Then, the stereotype started to change. The year after Seinfeld aired "The Nap," James Maas, the psychologist who'd coined the term "power nap," published his first best-selling book on daytime rest, "Power Sleep." Gradually, the collective "we" saw napping as a way to boost efficiency and immunity, sharpen memory and eliminate all human frailties. As the new millennium marched on, a growing pool of very un-Costanza-like people adopted the Costanza method, napping between spreadsheets to stay fresh. By the later '00s, the same old, overlooked statistics — most people nap, at least once a month, and some geniuses do it more often! — were a staple of life-hacking charticles. Now, in 2016, we've largely shed our cultural napping shame, but every movement has a limit. And for the otherwise boundless napping craze, that limit might be traveling and paying for a nap.
How to Sell a Nap
Riding the coattails of napping itself, pay-to-nap services have been positioned as a trend for almost a decade. In 2007, The New York Times called sleep "the new bottled water," reasoning that "although it can be had free, it is increasingly being marketed as an upscale amenity." The story, which focused on buying naps as a blossoming novelty, mentioned the founder and owner of Yelo Spa, Nicolas Ronco, who'd opened shop earlier that year, inspired by Japan's corporate napping culture. "I see 25 Yelo centers in New York," said Ronco, predicting a nap-spa explosion, "and then in every crazy low-quality-of-life city where people lack space.”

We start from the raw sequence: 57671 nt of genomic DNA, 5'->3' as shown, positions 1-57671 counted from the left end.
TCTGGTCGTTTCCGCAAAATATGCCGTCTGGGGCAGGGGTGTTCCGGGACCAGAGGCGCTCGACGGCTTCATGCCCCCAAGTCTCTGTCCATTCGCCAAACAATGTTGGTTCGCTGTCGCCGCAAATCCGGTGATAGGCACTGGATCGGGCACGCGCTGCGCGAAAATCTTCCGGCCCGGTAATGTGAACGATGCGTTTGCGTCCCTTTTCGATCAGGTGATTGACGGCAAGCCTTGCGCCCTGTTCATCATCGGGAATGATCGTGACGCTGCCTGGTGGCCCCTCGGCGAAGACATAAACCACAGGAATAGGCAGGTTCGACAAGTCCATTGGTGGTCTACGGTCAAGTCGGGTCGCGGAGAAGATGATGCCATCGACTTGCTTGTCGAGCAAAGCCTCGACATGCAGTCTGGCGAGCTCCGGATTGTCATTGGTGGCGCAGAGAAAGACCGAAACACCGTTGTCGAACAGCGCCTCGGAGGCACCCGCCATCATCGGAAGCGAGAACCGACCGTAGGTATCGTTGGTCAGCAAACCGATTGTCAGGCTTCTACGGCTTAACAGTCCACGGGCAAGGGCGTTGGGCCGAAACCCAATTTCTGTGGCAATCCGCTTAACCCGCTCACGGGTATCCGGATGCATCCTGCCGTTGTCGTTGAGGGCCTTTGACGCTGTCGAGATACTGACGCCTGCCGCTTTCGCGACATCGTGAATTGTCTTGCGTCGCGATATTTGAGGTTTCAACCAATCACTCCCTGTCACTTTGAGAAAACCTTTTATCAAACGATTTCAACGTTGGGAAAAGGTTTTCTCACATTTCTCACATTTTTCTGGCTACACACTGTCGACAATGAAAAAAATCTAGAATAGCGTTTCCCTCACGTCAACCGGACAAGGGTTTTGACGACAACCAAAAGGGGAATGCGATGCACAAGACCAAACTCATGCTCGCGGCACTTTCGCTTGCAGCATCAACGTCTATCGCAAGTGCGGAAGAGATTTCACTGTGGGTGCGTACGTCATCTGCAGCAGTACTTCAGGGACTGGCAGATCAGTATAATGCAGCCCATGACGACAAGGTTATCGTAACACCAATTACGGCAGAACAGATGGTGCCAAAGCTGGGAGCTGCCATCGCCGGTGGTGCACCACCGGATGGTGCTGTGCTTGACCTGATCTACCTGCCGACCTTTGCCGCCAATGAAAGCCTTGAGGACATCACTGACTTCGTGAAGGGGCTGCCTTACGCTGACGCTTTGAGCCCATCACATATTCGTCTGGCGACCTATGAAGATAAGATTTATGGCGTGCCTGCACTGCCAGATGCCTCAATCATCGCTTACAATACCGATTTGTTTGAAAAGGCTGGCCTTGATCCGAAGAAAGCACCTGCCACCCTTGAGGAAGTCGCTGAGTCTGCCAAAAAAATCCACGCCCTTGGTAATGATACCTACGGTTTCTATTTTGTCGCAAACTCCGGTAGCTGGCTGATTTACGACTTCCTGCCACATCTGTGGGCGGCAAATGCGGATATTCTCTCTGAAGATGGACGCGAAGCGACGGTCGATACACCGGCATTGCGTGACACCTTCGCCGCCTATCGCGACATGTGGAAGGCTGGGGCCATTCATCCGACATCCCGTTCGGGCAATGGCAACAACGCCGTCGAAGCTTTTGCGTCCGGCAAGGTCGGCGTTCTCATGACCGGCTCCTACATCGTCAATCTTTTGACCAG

Ronco's predictions didn't quite bear out. This year, according to Ronco, a second Manhattan Yelo center is set to open, facing little competition in New York. Yelo surely hasn't failed, but pay-to-nap facilities haven't taken off the way napping has. Nap spas still aren't a thing, perhaps due partly to the fact that women don't buy a lot of naps.
Yelo is New York’s premier nap spa, but it wasn't the original proprietor of daytime sleep. Back in 1995, the spa Canyon Ranch added a sleep program to its menu. And sleep services showed up at spas and wellness retreats scattered around the country. In 2004, a "sleep salon" called MetroNaps put a fleet of hooded-sleep chairs in the Empire State Building. After opening a second location in downtown Manhatann, MetroNaps overhauled its business model. Rather than sell sleep to tired passersby, Metronaps started selling its customized nap pods to companies interested in providing employees with on-site resting facilities. The decision was probably a smart one, as Metronaps' sleek "EnergyPod" found its way to Google and NASA, among dozens of other companies, health centers, hospitals and colleges. Without Metronaps selling sleep, Yelo lost its main New York rival, and never gained a new one.
Ronco doesn't see Yelo naps as a luxury service. "Starting at $20, which is the price of a NY sandwich or cab ride, I don’t consider it to be a luxury service," he said. "A 20-min nap is a great transition to the real world."
Unlike napping, however, food and transportation aren't otherwise free.
Yelo recommends that first-timers book 40-minute naps, assuming they'll need time to adjust to their new digs. As customers become regulars, the new-kid jitters fade, said Yelo's manager Aislinn O'Shea, and they can cut their appointments to 20 minutes. “It’s like a familiar scene for them, when they come on a regular basis. We have some people who feel like it’s their apartment almost, and they’ll set it up however they want."
Who Shells Out for Shuteye?